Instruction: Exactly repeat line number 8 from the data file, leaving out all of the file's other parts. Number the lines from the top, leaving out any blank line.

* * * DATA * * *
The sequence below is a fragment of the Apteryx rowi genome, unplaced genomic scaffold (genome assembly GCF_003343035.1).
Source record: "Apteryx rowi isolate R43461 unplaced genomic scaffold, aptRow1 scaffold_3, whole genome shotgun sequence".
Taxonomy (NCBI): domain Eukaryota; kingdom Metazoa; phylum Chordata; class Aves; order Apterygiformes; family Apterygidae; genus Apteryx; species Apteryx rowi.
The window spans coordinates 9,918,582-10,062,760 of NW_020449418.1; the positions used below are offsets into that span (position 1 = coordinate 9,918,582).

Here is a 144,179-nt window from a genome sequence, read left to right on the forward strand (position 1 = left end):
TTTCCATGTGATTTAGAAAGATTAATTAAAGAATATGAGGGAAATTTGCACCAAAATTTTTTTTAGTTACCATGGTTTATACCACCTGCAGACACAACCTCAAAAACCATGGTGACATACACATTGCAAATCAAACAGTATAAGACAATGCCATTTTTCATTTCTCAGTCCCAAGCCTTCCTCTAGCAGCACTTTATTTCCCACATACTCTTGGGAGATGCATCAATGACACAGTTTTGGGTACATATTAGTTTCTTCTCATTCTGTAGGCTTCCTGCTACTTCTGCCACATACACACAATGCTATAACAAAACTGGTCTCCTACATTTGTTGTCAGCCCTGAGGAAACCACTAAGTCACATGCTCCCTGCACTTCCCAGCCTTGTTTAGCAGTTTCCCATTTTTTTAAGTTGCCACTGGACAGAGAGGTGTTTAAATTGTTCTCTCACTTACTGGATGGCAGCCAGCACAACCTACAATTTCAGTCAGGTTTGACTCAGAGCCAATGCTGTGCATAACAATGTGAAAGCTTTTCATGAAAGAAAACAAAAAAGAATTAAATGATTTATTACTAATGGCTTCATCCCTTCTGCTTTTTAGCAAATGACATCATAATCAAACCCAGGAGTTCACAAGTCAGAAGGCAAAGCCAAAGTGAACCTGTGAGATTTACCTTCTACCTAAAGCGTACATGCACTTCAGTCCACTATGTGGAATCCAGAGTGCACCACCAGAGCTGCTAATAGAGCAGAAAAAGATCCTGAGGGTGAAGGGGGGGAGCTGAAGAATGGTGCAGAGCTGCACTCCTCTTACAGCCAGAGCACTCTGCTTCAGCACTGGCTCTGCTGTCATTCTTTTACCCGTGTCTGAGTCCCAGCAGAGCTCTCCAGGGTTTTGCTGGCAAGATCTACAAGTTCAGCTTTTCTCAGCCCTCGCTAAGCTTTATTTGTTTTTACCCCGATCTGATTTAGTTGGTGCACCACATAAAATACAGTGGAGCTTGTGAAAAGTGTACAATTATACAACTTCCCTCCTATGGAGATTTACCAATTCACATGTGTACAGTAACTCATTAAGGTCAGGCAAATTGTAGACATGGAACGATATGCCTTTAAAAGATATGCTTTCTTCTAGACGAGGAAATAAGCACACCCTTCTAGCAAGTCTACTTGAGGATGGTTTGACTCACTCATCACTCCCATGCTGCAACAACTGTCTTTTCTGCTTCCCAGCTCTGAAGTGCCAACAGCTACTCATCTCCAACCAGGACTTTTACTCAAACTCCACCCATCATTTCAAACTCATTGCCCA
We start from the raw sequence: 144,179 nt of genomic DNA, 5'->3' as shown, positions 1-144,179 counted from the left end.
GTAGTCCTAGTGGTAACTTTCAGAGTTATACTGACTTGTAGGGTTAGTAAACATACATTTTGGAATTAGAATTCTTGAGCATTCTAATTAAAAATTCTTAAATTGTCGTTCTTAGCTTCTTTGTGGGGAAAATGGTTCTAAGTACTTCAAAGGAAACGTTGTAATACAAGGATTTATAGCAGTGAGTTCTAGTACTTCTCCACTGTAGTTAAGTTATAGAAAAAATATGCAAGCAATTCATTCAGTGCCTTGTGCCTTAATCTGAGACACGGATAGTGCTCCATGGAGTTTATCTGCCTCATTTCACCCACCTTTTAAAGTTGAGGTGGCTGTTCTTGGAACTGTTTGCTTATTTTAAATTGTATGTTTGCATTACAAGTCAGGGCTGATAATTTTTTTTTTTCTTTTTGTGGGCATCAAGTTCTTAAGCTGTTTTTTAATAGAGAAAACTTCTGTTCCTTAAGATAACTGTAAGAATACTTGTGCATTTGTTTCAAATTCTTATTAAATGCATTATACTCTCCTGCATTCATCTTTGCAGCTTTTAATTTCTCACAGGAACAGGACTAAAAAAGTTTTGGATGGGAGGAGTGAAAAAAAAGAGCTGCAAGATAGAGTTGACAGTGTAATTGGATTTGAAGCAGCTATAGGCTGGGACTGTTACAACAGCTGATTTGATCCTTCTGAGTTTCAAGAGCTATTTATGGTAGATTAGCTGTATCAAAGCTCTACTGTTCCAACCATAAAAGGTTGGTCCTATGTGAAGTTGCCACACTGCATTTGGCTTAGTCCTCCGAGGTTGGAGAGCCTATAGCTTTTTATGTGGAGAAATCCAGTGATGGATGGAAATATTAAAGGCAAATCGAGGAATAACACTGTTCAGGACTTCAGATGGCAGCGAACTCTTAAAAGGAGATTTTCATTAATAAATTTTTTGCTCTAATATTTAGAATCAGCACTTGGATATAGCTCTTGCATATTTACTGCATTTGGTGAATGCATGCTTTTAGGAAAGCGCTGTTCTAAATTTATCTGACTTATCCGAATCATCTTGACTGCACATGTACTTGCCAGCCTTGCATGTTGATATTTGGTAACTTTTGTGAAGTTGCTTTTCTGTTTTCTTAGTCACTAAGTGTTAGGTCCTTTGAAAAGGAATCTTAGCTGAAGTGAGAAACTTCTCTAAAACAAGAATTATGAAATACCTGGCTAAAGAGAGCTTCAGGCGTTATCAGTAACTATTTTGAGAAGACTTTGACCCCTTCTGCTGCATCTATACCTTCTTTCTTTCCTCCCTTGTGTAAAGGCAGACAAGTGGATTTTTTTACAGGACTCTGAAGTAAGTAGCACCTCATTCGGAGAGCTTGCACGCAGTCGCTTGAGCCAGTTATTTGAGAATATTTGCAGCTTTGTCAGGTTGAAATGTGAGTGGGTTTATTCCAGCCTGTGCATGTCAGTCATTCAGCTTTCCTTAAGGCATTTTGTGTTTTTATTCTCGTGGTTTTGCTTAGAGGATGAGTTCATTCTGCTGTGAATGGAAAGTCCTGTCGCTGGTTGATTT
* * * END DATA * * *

GTAGTCCTAGTGGTAACTTTCAGAGTTATACTGACTTGTAGGGTTAGTAAACATACATTTTGGAATTAGAATTCTTGAGCATTCTAATTAAAAATTCTTAAATTGTCGTTCTTAGCTTCTTTGTGGGGAAAATGGTTCTAAGTACTTCAAAGGAAACGTTGTAATACAAGGATTTATAGCAGTGAGTTCTAGTACTTCTCCACTGTAGTTAAGTTATAGAAAAAATATGCAAGCAATTCATTCAGTGCCTTGTGCCTTAATCTGAGACACGGATAGTGCTCCATGGAGTTTATCTGCCTCATTTCACCCACCTTTTAAAGTTGAGGTGGCTGTTCTTGGAACTGTTTGCTTATTTTAAATTGTATGTTTGCATTACAAGTCAGGGCTGATAATTTTTTTTTTTCTTTTTGTGGGCATCAAGTTCTTAAGCTGTTTTTTAATAGAGAAAACTTCTGTTCCTTAAGATAACTGTAAGAATACTTGTGCATTTGTTTCAAATTCTTATTAAATGCATTATACTCTCCTGCATTCATCTTTGCAGCTTTTAATTTCTCACAGGAACAGGACTAAAAAAGTTTTGGATGGGAGGAGTGAAAAAAAAGAGCTGCAAGATAGAGTTGACAGTGTAATTGGATTTGAAGCAGCTATAGGCTGGGACTGTTACAACAGCTGATTTGATCCTTCTGAGTTTCAAGAGCTATTTATGGTAGATTAGCTGTATCAAAGCTCTACTGTTCCAACCATAAAAGGTTGGTCCTATGTGAAGTTGCCACACTGCATTTGGCTTAGTCCTCCGAGGTTGGAGAGCCTATAGCTTTTTATGTGGAGAAATCCAGTGATGGATGGAAATATTAAAGGCAAATCGAGGAATAACACTGTTCAGGACTTCAGATGGCAGCGAACTCTTAAAAGGAGATTTTCATTAATAAATTTTTTGCTCTAATATTTAGAATCAGCACTTGGATATAGCTCTTGCATATTTACTGCATTTGGTGAATGCATGCTTTTAGGAAAGCGCTGTTCTAAATTTATCTGACTTATCCGAATCATCTTGACTGCACATGTACTTGCCAGCCTTGCATGTTGATATTTGGTAACTTTTGTGAAGTTGCTTTTCTGTTTTCTTAGTCACTAAGTGTTAGGTCCTTTGAAAAGGAATCTTAGCTGAAGTGAGAAACTTCTCTAAAACAAGAATTATGAAATACCTGGCTAAAGAGAGCTTCAGGCGTTATCAGTAACTATTTTGAGAAGACTTTGACCCCTTCTGCTGCATCTATACCTTCTTTCTTTCCTCCCTTGTGTAAAGGCAGACAAGTGGATTTTTTTACAGGACTCTGAAGTAAGTAGCACCTCATTCGGAGAGCTTGCACGCAGTCGCTTGAGCCAGTTATTTGAGAATATTTGCAGCTTTGTCAGGTTGAAATGTGAGTGGGTTTATTCCAGCCTGTGCATGTCAGTCATTCAGCTTTCCTTAAGGCATTTTGTGTTTTTATTCTCGTGGTTTTGCTTAGAGGATGAGTTCATTCTGCTGTGAATGGAAAGTCCTGTCGCTGGTTGATTT